Undermanned and on the road, Tobias Harris and the Philadelphia 76ers showcased a ton of fight in what can only be described as a good loss to the LA Clippers.
Tobias Harris has received a ton of criticism in 2019-20, and for the most part, a lot of it has been justified.
From going 0-23 from beyond the arc over a six-game stretch in November, to his dreadful performance against the Cleveland Cavaliers in what will down as the season’s (god willing) low watermark, Harris has struggled to live up to his status at the highest-paid player in franchise history.
Granted, a lot of that has to do with the salary cap structure, but $180 million over five years ain’t no joke.
More from Philadelphia 76ers
- Philadelphia 76ers: Tobias Harris deserves a bit more credit
- Remember when the Philadelphia 76ers were actually fun?
- Philadelphia 76ers: Joel Embiid and Co. could use some Orlando Magic
- Philadelphia 76ers: Deshaun Watson is a fan of Allen Iverson
- Philadelphia 76ers: Trading for Blake Griffin is the worst idea ever
So when the Sixers took the court against the LA Clippers, there wasn’t a ton of optimism that the Harris-led squad could stroll into the Staples Center and secure a win.
*spoiler alert* they didn’t, but not for a lack of trying.
Facing off against his former team, Doc Rivers, and five former teammates, Harris dropped a cool 25 while holding it down as the Sixers’ number one scoring option.
Okay, technically Shake Milton was the team’s first offensive option, as the 6-foot-5 SMU product put up a lifetime-high 39 points in 39 minutes while setting the NBA record for consecutive made 3 pointers at 14, but that’s another story for another article (keep an eye out).
No, with the pressure on to keep the Sixers relevant without a pair of All-stars, Harris gave it his all, even if his new team couldn’t overcome a full-strength Clippers squad featuring two All-Stars, a Sixth Man of the Year, and Philly native Marcus Morris.
Ironically enough, once Al Horford fouled out of the game, it was effectively over.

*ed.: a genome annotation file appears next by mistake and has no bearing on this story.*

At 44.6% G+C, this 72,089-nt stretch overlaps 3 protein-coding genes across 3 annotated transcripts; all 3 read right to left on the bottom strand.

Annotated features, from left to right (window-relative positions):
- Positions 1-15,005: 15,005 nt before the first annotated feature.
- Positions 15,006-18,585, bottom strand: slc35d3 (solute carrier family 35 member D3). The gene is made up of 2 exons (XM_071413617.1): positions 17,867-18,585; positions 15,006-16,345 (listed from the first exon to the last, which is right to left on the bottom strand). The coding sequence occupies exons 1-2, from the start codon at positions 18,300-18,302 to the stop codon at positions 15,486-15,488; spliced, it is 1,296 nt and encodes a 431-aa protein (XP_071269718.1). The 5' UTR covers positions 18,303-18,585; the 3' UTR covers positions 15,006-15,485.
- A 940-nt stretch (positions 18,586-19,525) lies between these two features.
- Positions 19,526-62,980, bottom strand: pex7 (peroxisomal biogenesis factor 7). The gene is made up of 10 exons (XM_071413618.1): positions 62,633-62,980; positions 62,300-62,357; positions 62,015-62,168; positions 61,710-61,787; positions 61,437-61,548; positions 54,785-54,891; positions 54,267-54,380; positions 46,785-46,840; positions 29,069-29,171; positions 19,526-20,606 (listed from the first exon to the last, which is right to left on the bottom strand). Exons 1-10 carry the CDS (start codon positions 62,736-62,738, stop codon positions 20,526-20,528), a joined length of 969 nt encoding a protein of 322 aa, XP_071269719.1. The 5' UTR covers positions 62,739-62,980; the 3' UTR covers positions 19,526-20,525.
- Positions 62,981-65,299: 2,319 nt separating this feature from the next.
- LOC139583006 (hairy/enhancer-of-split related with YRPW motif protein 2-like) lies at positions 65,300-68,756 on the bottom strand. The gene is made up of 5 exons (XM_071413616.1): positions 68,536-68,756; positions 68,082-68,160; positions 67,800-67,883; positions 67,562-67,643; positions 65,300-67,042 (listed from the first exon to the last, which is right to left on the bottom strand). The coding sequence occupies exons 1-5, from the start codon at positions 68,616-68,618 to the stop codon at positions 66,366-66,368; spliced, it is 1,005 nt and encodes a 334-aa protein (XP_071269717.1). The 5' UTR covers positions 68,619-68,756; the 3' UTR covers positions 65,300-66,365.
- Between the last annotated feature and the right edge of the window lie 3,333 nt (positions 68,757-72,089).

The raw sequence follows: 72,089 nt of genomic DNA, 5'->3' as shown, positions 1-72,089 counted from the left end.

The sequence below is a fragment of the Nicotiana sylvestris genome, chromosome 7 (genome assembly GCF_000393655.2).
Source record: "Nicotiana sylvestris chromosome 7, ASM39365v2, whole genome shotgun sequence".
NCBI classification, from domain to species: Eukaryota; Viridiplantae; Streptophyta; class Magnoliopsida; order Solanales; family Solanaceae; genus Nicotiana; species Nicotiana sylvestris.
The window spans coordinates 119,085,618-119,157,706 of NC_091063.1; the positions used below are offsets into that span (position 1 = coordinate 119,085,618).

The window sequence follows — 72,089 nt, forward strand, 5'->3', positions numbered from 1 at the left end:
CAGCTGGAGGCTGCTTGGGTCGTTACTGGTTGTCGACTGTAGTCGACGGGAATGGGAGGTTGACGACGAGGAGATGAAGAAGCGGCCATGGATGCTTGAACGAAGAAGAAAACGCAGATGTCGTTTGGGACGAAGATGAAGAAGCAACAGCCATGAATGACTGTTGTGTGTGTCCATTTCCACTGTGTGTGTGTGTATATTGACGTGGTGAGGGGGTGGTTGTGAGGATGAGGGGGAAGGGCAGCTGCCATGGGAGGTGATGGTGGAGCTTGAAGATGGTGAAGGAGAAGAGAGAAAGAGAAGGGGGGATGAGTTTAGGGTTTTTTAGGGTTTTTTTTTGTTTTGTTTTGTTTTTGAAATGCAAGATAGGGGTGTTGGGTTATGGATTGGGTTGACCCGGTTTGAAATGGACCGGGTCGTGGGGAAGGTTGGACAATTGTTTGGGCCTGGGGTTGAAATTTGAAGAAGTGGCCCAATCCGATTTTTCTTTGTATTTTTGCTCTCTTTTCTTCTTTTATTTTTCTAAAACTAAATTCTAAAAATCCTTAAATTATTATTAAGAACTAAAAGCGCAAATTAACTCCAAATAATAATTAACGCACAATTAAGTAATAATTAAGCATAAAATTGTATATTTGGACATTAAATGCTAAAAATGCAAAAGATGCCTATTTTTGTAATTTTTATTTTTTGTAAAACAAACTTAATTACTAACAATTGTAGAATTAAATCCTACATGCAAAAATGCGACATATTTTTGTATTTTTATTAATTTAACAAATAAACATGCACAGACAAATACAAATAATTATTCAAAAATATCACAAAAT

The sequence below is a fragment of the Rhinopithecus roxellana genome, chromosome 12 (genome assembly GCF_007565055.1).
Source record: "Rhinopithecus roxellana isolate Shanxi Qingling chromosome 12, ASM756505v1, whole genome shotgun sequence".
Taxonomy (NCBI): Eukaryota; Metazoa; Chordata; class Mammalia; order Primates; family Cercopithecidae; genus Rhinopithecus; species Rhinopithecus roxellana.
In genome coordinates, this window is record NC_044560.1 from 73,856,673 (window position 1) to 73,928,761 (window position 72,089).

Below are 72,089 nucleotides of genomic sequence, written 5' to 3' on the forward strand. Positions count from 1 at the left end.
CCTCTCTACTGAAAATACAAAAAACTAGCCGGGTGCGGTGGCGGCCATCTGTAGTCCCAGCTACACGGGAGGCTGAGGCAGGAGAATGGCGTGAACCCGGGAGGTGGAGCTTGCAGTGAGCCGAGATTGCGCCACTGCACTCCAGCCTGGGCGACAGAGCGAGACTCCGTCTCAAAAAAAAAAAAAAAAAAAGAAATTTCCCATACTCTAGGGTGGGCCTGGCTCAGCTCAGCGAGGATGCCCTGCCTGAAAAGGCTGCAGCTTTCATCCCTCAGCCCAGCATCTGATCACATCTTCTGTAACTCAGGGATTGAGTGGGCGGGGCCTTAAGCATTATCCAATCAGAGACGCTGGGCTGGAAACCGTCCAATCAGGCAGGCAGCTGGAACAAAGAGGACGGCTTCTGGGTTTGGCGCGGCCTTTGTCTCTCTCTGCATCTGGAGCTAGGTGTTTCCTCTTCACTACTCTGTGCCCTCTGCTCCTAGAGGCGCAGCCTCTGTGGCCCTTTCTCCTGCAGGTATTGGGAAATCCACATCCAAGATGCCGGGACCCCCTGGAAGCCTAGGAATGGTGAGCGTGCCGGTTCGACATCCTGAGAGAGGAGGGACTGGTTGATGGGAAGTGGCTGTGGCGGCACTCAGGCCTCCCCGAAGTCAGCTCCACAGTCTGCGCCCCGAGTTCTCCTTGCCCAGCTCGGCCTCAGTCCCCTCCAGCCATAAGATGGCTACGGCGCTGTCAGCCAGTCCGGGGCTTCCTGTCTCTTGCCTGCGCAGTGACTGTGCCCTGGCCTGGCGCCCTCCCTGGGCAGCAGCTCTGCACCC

In a game that also saw Josh Richardson exit prematurely with a potential concussion, Harris scored 25 points in 41 minutes of action while recording four assists, four rebounds, and 3-7 shots from 3 point range.
That’s right, Harris played all but seven minutes of the game against his former club, a decision that probably isn’t ideal when you consider the team’s top two players are out with injuries, but hey, desperate times call for desperate measures. Who could have predicted Horford would get tossed from a game?
Like I said, desperate times.
Now despite what some fans will eagerly tell you – to your face, in your DMs, and when you’re minding your own business walking down the street in a Sixers jacket – Harris is a great 3-and-D wing. He currently ranks fifth among small forwards in Defensive Real Plus-Minus behind the likes of LeBron James, the player he replaced in Jimmy Butler, and the player that ultimately replaced him in Kawhi Leonard. Harris has also elevated his 3 point shooting percentage back to his career average of 36.4, a task that has proven to be no small feat based on volume.
Oddly enough, Harris is the only Sixer to have started every game so far this season and is responsible for roughly 19.2 points and 6.7 rebounds a game – the second-highest marks of any player on the team.
And against the Clippers, a team he admittedly knows inside and out, Harris took another step towards proving he’s capable of creating his own shot, and more like Denver Nuggets-era Carmelo Anthony than 2018 Houston Rockets Carmelo Anthony.
On the afternoon, Harris attempted 21 shots from the field, seven from 3, seven from 5-25 feet away from the basket, and seven within dunking distance of the hoop. While some of these shots were better looking than others, including a nice first quarter dish from Milton, it’s clear Harris isn’t just a catch-and-shoot clone of Robert Covington.
If only Harris could hit a crucial free thrown down the stretch… *sigh* I digress.
With Joel Embiid out for at least the next two games, and Ben Simmons out for an indefinite period, the pressure is on for Tobias Harris – and his odd-couple opposite, Shake Milton – to keep the energy up, the moral intact, and the Philadelphia 76ers competitive on a vital West Coast roadie. Even in defeat, it’s safe to say Harris proved a lot against his former team and could give the LeBron-less Lakers a run for their money in their second showdown at Staples in three days.